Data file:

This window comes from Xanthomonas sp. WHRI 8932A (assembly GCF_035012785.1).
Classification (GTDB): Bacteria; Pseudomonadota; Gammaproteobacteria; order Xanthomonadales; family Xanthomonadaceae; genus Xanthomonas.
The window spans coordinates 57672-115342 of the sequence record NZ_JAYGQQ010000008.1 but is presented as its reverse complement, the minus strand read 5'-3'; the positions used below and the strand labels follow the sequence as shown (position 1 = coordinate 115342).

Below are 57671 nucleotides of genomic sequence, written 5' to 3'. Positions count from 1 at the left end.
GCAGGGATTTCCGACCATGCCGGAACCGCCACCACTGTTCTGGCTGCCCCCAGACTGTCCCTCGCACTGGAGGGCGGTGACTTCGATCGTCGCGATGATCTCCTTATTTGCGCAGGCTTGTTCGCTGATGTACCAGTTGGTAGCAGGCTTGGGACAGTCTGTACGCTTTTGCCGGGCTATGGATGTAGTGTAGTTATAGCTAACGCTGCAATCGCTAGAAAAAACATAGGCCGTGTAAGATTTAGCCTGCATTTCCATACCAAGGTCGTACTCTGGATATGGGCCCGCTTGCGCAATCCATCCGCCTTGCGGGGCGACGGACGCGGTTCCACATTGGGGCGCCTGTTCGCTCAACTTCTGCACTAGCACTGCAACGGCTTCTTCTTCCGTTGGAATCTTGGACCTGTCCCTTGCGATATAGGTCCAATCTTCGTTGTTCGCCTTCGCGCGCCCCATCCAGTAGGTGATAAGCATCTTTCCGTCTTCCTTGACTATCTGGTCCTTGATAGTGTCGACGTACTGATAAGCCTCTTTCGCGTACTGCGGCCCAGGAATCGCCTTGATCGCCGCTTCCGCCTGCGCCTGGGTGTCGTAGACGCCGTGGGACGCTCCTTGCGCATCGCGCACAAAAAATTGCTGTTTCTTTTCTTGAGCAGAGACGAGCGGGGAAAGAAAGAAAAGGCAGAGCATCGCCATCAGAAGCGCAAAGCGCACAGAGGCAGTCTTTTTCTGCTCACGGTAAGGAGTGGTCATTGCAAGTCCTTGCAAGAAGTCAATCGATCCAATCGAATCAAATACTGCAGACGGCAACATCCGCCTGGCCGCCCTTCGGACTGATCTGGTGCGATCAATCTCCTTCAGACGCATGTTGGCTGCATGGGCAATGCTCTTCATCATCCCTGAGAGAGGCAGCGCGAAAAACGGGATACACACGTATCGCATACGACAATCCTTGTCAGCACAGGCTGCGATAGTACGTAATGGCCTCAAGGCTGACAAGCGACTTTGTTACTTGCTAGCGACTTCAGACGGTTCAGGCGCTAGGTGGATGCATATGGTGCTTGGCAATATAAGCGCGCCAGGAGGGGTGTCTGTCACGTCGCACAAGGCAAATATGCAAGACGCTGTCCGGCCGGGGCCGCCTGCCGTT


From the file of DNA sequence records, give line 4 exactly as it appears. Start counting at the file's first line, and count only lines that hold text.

Below are 57671 nucleotides of genomic sequence, written 5' to 3'. Positions count from 1 at the left end.